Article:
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Fort Wayne

Fort Custer

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410th Anniversary Dinner

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Cactus Patch

Fort Wayne
Detroit, Michigan


...Aubert transferred next to Kroger Store D-212 on 7 Mile Road, one block west of Livernois, in Detroit, where Harry Rogers was manager and Aubert was produce manager. MI.

Aubert had been informed by the government that as an alien (a Canadian citizen) living in the United States and because the war had begun, he would either have to join the military service or leave the county. Since he did not want to leave, he decided to enlist in the Army, although in essence, he was “drafted.” In a letter dated October 14, 1942, from Local Board #30, Détroit, MI, he was told that he had been found acceptable for training and service.

Aubert proposed to Shirley Emrick on one knee in the living room of her home at 22306 Nowlin Road in Dearborn. He pulled a small box out of his pocket, and asked if she would accept it. Shirley started to cry and told him he would have to ask her mother. When he asked Nellie if he could give Shirley the ring, Nellie asked him if he intended to marry her. When he responded that he did, he returned to the living room and gave her the ring. Aubert told Shirley that he did not want anyone else to “mess around” with her while he was gone to the Army.

Aubert's co-workers at the Kroger Store threw a going-away party for him at Hedge's Wigwam Restaurant at Woodward and 10 Mile Road in royal Oak, MI.

On November 19, 1942, Aubert was inducted into the United States Army (Enlisted Reserve Corps) at Fort Wayne, Detroit, MI. His Army service number was 36546074, and he became a member of the 103rd (Cactus) Infantry Division, 410th Regiment, 1st Battalion, “B” Company. The newly-inducted soldiers were allowed to return to their homes to “tie up any loose ends.” This was the period of his 12 days service in the Enlisted Reserve Corps. On December 1, 1942, Aubert was placed on active duty and sent by train to Fort Custer, Augusta, MI, which was a holding area.

LOCATION: Fort Wayne is located at 6325 West Jefferson (at the corner of Livernois), Detroit, MI 49209. It is open seasonally. Information on special events and tour reservations can be obtained by calling (313) 297-9360

SIGNIFICANCE: Fort Wayne in Detroit, Michigan, was one of the many induction centers located throughout the country during World War II. It was the military installation where my father was inducted into the Enlisted Reserve Corps on 19 November 1942. (A generation later, it was the same installation where each of his three oldest sons were inducted during the war in Vietnam.) From Fort Wayne the soldiers were allowed to return to their homes to attend to their personal affairs and prepare for transfer from reserve status to active duty on 1 December 1942.

HISTORY: The city of Detroit was founded in July 1701 by the French explorer, Antoine de la Mothe Cadillac who landed with a party of about 50 men. Since that time, three forts have graced the banks of the Detroit River during Detroit's history, however, only one, Fort Wayne, survives. Though Fort Wayne has never seen combat, it has witnessed much of America's military history, as well as Detroit's industrial and cultural growth. Construction of the fort began in 1843 and was completed in 1848, receiving its name in 1849 in honor of Revolutionary War General "Mad" Anthony Wayne (1745 - 1796). Initially established in fear of a Canadian-American conflict, the fort served during the Civil War as a mustering post, a home for mechanized units during World War I, and the U.S. center for army motor vehicle contracts and acquisitions in World War II. Fort Wayne became Historic Fort Wayne in 1949, when the federal government gave 15 acres of it to the city of Detroit. It was deactivated as an active duty installation in 1967. Today, summer visitors can picnic on its parade grounds, visit its restored buildings and interpretive exhibits, and on special days, experience the sights and sounds of a close order drill in 19th century uniforms.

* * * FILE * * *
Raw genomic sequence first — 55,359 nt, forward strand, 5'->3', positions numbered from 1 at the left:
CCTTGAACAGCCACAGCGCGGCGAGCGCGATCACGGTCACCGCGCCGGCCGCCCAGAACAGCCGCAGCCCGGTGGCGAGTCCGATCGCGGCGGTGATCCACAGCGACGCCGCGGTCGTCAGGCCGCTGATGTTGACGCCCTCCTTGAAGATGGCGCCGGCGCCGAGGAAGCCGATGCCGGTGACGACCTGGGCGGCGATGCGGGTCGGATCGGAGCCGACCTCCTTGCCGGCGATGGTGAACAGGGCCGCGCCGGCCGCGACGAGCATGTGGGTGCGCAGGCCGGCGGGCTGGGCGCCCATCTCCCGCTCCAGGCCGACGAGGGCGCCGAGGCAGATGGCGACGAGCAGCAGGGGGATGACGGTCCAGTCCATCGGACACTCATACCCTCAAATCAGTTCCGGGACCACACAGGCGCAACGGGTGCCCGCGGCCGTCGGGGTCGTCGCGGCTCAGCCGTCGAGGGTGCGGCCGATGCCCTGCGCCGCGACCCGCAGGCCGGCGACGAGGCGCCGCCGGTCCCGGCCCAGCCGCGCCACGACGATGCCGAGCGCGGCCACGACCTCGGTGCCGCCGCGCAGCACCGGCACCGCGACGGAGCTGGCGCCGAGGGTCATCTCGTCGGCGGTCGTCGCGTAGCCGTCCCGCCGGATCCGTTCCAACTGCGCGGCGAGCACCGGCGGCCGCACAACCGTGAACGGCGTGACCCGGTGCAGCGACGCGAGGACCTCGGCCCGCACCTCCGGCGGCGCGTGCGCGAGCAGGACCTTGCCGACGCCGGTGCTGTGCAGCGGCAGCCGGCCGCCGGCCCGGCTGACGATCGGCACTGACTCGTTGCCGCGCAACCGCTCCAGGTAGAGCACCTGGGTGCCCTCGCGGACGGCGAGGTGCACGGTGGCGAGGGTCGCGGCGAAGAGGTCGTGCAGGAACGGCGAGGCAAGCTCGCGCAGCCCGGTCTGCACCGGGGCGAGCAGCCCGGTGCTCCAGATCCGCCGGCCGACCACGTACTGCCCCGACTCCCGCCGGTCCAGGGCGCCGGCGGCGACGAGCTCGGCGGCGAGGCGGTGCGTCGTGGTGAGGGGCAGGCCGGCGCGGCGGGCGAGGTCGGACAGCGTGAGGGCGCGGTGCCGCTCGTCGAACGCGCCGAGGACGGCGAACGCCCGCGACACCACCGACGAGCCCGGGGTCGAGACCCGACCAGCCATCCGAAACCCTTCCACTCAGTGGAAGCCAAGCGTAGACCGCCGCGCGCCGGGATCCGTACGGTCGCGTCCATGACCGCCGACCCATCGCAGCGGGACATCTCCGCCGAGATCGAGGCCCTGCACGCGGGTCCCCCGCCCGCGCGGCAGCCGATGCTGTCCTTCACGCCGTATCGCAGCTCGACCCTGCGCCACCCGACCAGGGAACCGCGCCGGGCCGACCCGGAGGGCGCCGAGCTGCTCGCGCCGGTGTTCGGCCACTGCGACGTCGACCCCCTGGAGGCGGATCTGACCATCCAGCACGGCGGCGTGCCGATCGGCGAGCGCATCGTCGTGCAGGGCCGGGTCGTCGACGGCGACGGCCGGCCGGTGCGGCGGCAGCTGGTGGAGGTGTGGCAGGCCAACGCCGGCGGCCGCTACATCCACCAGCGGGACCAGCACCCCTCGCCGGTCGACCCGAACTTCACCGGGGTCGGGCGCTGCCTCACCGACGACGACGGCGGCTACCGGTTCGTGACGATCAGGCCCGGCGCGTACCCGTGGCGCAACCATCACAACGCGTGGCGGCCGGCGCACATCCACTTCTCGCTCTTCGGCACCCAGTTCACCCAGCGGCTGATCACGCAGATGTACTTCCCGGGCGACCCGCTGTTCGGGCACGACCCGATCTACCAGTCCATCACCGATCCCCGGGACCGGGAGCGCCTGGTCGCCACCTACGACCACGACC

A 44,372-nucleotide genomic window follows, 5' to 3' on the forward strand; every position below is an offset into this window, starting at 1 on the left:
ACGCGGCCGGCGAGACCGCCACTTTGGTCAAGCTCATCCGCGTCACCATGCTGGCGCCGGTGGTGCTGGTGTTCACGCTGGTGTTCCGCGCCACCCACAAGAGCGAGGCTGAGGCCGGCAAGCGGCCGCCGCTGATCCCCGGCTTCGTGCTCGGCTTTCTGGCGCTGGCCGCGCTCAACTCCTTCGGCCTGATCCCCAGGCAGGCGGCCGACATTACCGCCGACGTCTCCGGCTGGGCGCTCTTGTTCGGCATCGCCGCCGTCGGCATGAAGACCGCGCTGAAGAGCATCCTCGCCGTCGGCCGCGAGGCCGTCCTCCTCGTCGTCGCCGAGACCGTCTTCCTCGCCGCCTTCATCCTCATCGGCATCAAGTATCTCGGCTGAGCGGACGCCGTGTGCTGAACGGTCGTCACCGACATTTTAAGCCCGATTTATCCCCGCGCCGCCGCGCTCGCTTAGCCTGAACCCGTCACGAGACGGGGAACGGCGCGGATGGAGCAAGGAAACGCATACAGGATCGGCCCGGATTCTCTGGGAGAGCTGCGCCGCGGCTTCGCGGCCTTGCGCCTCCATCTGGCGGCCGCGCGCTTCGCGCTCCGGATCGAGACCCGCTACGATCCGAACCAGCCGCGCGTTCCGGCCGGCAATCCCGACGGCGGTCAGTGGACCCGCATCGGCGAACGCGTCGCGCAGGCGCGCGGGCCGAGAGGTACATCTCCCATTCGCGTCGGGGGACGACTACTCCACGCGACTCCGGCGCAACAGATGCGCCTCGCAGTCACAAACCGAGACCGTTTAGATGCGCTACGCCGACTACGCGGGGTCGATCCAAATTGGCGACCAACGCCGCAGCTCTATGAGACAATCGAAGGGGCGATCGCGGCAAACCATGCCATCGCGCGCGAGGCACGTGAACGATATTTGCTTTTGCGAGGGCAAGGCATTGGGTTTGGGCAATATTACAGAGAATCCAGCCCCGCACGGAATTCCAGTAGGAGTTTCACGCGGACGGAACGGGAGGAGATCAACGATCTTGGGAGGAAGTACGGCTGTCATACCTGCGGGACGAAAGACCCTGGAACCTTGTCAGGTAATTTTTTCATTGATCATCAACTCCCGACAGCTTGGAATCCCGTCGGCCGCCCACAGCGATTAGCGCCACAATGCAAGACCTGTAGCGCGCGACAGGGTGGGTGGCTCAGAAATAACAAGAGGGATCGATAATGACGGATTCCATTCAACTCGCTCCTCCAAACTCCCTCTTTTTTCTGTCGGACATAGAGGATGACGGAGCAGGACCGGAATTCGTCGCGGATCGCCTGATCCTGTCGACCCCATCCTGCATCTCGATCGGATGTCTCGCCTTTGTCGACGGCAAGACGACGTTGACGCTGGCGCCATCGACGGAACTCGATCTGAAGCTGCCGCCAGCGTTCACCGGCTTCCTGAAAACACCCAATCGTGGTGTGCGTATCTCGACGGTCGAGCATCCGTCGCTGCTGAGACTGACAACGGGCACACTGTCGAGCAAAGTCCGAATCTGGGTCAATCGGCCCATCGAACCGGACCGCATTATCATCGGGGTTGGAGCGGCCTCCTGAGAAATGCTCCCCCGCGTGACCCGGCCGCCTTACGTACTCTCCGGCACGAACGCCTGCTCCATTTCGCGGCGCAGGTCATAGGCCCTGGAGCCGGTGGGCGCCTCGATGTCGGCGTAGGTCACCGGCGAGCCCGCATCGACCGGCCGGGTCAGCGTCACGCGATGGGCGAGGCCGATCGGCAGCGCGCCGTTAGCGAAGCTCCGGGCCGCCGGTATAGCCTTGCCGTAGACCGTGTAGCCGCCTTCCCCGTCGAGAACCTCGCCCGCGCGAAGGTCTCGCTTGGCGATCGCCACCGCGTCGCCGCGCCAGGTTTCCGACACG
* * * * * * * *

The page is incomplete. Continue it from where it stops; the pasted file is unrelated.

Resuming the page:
1. Visitor Center: Gift Shop, Mess Hall (refreshments), Restrooms
2. Historic Marker: Old Fort Road and earthen embankments
3. Scarp: 22-foot wall rebuilt in 1864, containing square gun ports, narrow rifle slits, and small air vents
4. Sallyport: Original gate built to permit the garrison to attack enemy troops
5. Casemate and Connecting Tunnel: Bomb-proof chamber and passageway built to protect defenders should the fort come under attack
6. Powder Magazine: Built to store the fort's powder supply
7. Barracks: Originally constructed in 1848 as living quarters for the Fort's garrison. It is now a museum depicting Detroit's military history from 1701 through 1890
8. Stairway to Ramparts: Optional tour of ramparts and passageways to remaining casemates and view of the Detroit River
9. Indian Museum: Devoted to the preservation of the history and culture of Great Lakes Indians
10. Indian Mound: A 900 year old Indian burial site
11. Commandant's House: Post commandant's quarters restored to its original 1890 appearance
12. Riverfront Parade Ground: Narrowest part of the Detroit River offers an excellent view of downtown Detroit and Windsor, Ontario

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Fort Wayne





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